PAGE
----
Can you afford a personal trainer? Nah, me neither. Well, perhaps I could if I stopped literally throwing my money at strippers. Drake can afford one, though. And that’s despite the strippers. With his estimated net worth of $101 million he could have a personal trainer turned into foie gras just for the protein and still have change left for a private dance après workout.
But that extra protein wouldn’t do him much good. That’s because his workouts are fucking useless. You’ll see it evidenced in some pretty dodgy YouTube videos and gym selfies. He’s been lambasted for bad form and choosing superfluous moves over tried and tested techniques, and rightly so. Just look at his crappy deadlift. Bad back to back. If he carries on he’ll be going from 0–100 days in ER, real quick.
But his arms are big now so I’m sure he doesn’t give a fuck. You, however, are going to train properly. And you needn’t save up for a PT. Thank the 6 God for the internet. Admittedly, fitness apps were once about as effective as the Canadian military. But they’ve come on leaps and bounds in recent years. Here are the best ones, then. So you can have arms like Drake without breaking your spine.
1. Nike+ Training Club
Yeah, I know, it might seem a bit obvious, choosing Nike. But their investment in this sector has lead to some well-deserved dominance. So complete is the Nike Training Club app that you really won’t need to drop money on a bootcamp class again.
Long before I started swearing about grooming products for money, I was an editor at Men’s Health. And during all those years I’ve seen nothing come close to this app. The workouts are goal-focused – as in, they explain what you’re getting. This is surprisingly lacking in other apps, which confuse you with bro science instead of focusing on what you get out of it. And there’s a fucktonne of workouts for every level. Even if your form is as bad as Drake’s.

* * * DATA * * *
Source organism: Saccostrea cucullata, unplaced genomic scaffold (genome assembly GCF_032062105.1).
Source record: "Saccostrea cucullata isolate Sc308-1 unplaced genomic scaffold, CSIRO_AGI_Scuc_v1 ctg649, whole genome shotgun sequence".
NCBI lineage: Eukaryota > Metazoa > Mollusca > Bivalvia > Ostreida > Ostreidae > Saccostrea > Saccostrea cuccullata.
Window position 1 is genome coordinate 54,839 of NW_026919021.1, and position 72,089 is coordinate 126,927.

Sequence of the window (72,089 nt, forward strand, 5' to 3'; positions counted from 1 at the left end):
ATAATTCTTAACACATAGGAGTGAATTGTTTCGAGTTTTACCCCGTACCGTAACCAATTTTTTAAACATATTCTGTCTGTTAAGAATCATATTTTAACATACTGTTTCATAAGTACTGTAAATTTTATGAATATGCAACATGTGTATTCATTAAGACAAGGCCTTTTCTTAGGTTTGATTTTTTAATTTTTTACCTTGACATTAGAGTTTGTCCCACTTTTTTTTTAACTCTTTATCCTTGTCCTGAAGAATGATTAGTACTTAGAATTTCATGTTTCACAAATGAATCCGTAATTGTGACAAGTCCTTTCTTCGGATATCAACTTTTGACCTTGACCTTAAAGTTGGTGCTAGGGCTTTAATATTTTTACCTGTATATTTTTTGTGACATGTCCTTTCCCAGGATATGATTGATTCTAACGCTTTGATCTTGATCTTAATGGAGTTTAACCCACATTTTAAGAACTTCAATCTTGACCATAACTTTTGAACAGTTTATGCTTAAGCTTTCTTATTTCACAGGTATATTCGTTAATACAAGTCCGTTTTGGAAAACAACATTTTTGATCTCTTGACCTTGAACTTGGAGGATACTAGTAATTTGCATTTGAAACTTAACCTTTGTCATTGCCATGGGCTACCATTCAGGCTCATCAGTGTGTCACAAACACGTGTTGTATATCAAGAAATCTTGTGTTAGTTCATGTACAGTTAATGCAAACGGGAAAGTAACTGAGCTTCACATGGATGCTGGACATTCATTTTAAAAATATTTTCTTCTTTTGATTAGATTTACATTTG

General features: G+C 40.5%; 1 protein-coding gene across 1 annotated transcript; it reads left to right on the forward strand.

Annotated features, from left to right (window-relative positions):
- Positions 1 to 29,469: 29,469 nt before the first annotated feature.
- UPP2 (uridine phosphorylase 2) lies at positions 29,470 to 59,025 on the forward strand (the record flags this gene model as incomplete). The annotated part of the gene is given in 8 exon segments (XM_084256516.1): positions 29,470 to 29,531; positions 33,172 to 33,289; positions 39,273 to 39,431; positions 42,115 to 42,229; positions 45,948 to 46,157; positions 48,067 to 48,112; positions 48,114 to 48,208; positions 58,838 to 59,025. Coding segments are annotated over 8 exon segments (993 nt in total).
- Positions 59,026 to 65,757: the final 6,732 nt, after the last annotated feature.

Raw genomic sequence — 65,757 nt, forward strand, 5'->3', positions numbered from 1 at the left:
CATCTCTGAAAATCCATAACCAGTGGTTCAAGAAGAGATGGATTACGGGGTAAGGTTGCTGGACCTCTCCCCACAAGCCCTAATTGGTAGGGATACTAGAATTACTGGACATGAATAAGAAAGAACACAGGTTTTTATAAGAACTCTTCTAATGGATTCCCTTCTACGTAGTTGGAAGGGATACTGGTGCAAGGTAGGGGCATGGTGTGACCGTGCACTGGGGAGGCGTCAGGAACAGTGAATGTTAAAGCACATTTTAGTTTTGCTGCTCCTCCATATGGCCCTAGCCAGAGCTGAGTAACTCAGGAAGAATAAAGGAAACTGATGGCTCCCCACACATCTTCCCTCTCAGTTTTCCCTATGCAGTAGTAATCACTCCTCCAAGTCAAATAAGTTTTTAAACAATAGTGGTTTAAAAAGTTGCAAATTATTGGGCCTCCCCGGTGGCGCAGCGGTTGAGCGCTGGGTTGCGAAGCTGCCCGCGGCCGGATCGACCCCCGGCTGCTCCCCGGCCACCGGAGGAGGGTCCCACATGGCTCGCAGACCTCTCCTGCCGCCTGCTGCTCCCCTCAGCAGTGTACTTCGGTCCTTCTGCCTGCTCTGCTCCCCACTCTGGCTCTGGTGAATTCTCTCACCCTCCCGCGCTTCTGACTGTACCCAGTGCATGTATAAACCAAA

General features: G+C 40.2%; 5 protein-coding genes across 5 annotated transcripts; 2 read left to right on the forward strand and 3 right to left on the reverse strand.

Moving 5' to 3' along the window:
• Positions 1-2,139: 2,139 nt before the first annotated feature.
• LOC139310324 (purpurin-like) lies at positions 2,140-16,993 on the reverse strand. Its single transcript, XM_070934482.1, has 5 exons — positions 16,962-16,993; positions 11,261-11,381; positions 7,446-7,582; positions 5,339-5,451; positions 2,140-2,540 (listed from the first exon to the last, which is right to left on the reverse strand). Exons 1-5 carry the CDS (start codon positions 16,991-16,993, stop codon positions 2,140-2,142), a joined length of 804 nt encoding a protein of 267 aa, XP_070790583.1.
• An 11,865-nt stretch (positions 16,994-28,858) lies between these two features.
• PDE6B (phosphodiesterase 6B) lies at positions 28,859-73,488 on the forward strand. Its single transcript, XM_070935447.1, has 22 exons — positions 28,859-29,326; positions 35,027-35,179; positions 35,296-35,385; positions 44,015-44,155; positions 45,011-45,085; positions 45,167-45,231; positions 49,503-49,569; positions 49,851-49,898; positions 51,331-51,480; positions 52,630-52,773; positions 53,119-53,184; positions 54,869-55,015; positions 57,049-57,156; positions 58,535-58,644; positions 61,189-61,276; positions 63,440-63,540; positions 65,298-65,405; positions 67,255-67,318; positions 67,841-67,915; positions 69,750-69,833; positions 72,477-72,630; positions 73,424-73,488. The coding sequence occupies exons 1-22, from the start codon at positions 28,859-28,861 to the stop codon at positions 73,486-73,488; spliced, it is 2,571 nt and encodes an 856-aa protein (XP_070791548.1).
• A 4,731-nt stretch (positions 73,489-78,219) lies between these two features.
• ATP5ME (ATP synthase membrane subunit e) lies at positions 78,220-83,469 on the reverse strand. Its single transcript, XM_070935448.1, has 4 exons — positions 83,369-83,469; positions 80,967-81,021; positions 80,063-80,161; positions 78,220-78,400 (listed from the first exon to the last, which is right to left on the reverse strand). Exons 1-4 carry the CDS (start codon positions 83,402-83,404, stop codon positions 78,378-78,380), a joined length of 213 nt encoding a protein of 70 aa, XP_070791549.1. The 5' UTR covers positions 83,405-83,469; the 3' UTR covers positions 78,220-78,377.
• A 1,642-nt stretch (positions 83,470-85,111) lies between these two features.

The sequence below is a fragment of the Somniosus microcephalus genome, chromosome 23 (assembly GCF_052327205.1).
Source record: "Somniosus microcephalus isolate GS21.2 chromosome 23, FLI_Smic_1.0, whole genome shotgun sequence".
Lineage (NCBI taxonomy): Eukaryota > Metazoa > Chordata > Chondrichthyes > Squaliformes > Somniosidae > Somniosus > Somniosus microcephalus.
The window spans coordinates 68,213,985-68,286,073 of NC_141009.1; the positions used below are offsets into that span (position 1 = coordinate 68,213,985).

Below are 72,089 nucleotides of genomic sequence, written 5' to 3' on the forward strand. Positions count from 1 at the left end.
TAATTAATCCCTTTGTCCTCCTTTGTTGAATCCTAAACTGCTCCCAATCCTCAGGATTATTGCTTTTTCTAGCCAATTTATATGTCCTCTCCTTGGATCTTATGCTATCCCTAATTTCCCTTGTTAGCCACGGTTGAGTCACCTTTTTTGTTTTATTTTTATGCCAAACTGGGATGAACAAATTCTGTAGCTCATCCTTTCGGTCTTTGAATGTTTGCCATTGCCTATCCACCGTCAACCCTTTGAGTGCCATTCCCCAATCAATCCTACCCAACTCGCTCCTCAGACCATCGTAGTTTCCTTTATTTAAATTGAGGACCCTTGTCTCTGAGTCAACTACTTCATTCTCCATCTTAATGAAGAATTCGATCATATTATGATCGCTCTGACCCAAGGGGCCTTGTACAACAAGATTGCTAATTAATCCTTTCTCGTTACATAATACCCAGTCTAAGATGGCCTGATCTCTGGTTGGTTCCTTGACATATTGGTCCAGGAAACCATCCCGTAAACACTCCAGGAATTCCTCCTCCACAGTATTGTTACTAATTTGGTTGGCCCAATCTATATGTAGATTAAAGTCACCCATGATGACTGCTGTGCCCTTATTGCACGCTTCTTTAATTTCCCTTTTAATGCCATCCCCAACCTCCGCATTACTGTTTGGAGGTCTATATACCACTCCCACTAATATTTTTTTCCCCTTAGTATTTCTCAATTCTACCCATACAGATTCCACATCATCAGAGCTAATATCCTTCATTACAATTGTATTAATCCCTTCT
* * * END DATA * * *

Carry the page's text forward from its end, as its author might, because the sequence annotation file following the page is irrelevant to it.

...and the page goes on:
Freeletics is entirely functional. But it’s a bit like the Nike app’s ugly-ass cousin. In terms of UI, at least. But while Nike+ nails things from an aesthetic point of view, Freeletics hits the community aspect on the head. Which is a huge bonus for insufferable gym douchebags who want to posture online. It’s also useful for motivation.
If you’re not a squat rack douche, you might find the social links inspiring. The community is huge. So you’re sort of making lots of new friends. Which beats sitting alone and crying into your box of donuts every evening, you fat fuck.
The app’s name is the Swedish word for ‘strive.’ So these guys are clearly striving to be cheesy AF. Don’t hold it against them, though. This is actually one of the best fitness apps you can download.
It’s as much about logging and tracking as anything else. It’s cardio focused, so you’ll be clocking up the kilometers on bike or foot, trying out challenges set by other users, and showing off like you’re Drake and you’ve noticed a bit of a bicep pump in the mirror after curling your 5lbs. There’s a big social focus here, too – upload awful selfies every morning to really piss your friends off.
4. UA Record
As Under Armour attempt to muscle in on the Nike and adidas dominance over sneakers, they’re bringing a decent showing in the app sector too. Theirs promises to cover all bases, from workout logs to sleep and tracking (they acquired the Map My group – Map My Run etc – for tried-and-tested usability).
The resulting app is pretty impressive. And despite having UA tracking bands, and the behemoth UA Health Box – a scales and tracking kit – on the market, the app is an open platform so works with other devices like Fitbit, Garmin and Apple Health. The personalized insights into your behavior will remind you how much of a fucking slob you are compared to all of UA’s sponsored athletes.